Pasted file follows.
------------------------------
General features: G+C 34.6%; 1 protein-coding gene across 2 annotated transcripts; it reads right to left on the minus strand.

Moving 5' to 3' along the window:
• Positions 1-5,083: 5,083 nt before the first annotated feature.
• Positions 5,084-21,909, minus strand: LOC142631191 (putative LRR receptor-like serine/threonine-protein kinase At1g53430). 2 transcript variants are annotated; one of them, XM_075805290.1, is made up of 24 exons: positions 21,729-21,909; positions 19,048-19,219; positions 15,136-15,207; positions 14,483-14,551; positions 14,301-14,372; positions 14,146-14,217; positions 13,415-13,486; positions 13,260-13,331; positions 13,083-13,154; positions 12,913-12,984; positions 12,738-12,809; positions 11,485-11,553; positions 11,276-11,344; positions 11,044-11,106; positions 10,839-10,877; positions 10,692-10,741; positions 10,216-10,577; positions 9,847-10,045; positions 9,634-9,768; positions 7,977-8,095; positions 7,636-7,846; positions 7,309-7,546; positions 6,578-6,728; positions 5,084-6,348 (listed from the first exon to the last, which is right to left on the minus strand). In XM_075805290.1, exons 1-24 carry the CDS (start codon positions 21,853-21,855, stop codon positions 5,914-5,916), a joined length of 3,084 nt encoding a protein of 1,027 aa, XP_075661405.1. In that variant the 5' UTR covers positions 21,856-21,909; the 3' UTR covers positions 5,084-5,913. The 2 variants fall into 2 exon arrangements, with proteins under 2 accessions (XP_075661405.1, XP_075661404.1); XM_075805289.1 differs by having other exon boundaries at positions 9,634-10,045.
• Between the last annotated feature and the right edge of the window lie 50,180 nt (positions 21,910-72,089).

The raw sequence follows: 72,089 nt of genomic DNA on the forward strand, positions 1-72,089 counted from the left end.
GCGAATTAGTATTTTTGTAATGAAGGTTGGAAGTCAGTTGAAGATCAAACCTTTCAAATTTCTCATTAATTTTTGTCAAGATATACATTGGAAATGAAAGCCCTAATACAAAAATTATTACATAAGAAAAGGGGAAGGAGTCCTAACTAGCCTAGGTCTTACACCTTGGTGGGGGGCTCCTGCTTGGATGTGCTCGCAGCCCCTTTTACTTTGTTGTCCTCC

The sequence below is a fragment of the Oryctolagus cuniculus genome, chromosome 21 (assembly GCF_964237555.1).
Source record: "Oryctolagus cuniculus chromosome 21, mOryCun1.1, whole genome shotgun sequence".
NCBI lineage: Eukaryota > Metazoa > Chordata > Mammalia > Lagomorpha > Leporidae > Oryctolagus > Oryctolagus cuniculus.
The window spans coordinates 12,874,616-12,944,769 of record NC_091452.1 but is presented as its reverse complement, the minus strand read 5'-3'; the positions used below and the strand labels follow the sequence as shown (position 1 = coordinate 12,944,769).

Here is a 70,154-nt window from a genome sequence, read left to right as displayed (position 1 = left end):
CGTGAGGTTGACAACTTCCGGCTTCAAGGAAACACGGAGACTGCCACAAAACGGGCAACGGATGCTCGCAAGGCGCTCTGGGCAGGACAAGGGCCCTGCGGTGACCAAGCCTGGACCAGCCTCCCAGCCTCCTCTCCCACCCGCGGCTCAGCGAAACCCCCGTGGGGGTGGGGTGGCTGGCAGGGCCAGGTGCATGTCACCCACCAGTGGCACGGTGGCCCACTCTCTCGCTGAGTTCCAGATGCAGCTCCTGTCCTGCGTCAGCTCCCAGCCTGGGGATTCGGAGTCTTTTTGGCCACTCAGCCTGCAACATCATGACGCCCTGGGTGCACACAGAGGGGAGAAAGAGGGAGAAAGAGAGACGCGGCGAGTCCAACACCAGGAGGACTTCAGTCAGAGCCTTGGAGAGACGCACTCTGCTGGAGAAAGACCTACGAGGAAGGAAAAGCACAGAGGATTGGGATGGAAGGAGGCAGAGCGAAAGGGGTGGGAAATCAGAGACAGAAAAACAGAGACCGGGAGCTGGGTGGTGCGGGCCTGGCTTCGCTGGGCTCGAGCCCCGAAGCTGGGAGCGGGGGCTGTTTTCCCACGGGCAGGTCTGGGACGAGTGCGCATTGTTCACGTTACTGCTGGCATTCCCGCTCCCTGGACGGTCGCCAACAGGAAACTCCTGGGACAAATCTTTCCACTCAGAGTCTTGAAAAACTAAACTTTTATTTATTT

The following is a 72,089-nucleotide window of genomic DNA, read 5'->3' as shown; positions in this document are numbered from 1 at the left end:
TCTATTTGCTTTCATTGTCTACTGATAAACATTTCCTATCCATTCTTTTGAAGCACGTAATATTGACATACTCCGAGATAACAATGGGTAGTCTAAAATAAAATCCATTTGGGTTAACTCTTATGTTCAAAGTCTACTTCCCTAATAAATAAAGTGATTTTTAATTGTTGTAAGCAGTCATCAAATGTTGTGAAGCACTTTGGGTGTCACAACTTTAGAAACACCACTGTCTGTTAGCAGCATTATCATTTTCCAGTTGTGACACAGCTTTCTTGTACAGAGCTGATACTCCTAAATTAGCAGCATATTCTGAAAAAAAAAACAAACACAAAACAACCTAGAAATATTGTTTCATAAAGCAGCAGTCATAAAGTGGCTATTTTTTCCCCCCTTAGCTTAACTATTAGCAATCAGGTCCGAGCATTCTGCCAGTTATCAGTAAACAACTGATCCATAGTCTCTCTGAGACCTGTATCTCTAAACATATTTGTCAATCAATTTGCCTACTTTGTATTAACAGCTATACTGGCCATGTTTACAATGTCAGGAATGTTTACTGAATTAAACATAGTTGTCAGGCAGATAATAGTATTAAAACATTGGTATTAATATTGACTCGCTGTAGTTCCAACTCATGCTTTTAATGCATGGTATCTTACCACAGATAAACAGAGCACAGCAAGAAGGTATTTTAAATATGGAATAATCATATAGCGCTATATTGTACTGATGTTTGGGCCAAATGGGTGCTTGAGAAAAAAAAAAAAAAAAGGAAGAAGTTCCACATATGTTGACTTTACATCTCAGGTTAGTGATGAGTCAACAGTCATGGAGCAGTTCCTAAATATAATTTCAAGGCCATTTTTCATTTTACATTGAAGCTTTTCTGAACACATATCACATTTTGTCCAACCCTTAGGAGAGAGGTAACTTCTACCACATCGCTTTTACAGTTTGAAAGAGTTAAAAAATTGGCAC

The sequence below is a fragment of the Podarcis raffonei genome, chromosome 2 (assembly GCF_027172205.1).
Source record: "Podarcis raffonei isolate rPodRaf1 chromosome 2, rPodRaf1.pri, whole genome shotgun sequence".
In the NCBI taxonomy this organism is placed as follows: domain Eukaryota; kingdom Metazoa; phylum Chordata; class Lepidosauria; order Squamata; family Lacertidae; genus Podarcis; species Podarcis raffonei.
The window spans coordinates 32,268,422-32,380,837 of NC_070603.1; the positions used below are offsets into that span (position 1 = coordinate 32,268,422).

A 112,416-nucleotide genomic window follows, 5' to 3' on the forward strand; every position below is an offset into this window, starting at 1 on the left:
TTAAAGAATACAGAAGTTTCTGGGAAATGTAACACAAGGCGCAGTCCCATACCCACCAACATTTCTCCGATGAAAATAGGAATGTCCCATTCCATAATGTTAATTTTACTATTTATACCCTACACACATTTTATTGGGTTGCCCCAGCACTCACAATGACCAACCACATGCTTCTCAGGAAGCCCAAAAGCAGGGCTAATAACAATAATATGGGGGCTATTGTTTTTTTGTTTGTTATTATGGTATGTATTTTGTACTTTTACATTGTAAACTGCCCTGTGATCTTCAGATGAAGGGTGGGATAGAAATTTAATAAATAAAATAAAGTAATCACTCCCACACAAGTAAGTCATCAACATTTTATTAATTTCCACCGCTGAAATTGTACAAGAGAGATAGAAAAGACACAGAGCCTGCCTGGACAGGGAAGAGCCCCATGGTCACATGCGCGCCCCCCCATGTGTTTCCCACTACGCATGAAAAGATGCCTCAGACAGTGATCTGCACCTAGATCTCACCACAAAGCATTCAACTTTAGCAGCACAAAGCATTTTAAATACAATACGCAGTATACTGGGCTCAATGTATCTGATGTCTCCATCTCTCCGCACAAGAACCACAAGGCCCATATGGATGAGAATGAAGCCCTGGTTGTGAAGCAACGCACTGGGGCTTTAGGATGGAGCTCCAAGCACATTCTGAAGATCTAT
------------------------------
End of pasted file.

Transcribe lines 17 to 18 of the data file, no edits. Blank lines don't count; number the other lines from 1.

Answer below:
Source record: "Podarcis raffonei isolate rPodRaf1 chromosome 2, rPodRaf1.pri, whole genome shotgun sequence".
In the NCBI taxonomy this organism is placed as follows: domain Eukaryota; kingdom Metazoa; phylum Chordata; class Lepidosauria; order Squamata; family Lacertidae; genus Podarcis; species Podarcis raffonei.